Doctoral students in counselor education and supervision program receive national recognition
Six doctoral students in the Mary Frances Early College of Education’s counselor education and supervision program recently received national recognition via grants, awards, and program admissions.
Lindsay Lundeen (Ph.D. ’24) won the Glen E. Hubele National Graduate Student Award from the American Counseling Association. The award is named for Glen E. Hubele, who was professor of educational psychology and guidance at East Illinois University. Lundeen also recently received a research grant from the Association for Assessment and Research in Counseling.
John McCall (Ph.D. ’24) won the graduate student research grant from the International Association for Addiction and Offender Counselors for his grant, “The relationship between chronic stress and cannabis use in college attending young adults who experienced childhood poverty.”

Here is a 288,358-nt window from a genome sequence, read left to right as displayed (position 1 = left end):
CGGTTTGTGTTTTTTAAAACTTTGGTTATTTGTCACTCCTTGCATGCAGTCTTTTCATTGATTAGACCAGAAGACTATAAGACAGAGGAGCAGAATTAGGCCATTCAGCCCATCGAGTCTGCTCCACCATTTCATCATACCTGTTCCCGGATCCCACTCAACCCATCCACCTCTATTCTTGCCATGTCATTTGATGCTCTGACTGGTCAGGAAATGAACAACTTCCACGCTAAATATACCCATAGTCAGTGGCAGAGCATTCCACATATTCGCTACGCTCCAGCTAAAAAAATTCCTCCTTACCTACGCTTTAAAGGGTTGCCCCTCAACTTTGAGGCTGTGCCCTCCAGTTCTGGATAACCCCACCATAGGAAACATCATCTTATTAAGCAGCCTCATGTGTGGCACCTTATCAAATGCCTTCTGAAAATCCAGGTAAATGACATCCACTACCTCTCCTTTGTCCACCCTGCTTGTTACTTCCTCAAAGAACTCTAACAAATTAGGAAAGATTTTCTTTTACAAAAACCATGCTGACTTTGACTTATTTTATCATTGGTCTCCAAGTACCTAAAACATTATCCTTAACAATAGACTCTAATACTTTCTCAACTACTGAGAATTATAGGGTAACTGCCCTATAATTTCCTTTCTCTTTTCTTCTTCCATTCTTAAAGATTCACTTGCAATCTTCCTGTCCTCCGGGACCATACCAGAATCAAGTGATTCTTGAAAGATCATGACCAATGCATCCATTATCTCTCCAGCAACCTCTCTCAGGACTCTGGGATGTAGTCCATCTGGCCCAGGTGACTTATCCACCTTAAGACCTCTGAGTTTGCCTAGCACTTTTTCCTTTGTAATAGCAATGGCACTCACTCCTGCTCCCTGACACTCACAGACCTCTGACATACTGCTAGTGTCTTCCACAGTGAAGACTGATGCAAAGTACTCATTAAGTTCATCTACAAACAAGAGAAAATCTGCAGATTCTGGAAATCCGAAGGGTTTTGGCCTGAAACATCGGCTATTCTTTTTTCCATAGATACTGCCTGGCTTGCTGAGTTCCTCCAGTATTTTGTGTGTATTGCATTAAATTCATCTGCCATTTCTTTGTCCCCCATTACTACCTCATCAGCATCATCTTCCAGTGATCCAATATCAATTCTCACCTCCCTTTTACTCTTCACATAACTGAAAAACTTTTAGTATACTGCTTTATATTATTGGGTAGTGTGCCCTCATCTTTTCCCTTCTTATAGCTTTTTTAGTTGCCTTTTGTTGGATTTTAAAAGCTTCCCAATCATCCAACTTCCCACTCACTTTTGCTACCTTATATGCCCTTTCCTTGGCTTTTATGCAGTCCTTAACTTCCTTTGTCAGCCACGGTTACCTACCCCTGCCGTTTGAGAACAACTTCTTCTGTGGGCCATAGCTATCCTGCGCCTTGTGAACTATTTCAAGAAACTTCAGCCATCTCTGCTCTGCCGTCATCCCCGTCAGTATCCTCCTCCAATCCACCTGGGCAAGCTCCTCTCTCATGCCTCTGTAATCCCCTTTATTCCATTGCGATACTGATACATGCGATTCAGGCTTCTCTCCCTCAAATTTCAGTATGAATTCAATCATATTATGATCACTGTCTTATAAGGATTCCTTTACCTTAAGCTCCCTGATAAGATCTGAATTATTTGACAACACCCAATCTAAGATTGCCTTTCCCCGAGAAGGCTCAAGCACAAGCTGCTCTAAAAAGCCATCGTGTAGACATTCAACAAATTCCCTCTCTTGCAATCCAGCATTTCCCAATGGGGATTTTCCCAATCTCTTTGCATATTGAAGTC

Avery Rosser (Ph.D. ’24) was elected to the Minority Fellowship Program with the National Board of Certified Counselors. The program selects master’s and doctoral students to aid in providing care to underserved populations.
Additionally, three students—Jhamarcus Pharaoh (B.S.F.C.S. ’15, M.Ed. ’18, Ed.S. ’20, Ph.D. ’24), Ashley Holmes (A.B. ’09, M.Ed. ’15, Ph.D. ’24) and Katherine Wood (Ph.D. ’24)—were elected into the Professional School Counseling Emerging Scholars Program with the American School Counseling Association.
During the two-year program, participants select manuscripts for the Professional School Counseling Journal and cultivate their own research interests with the goal of diversifying the profession.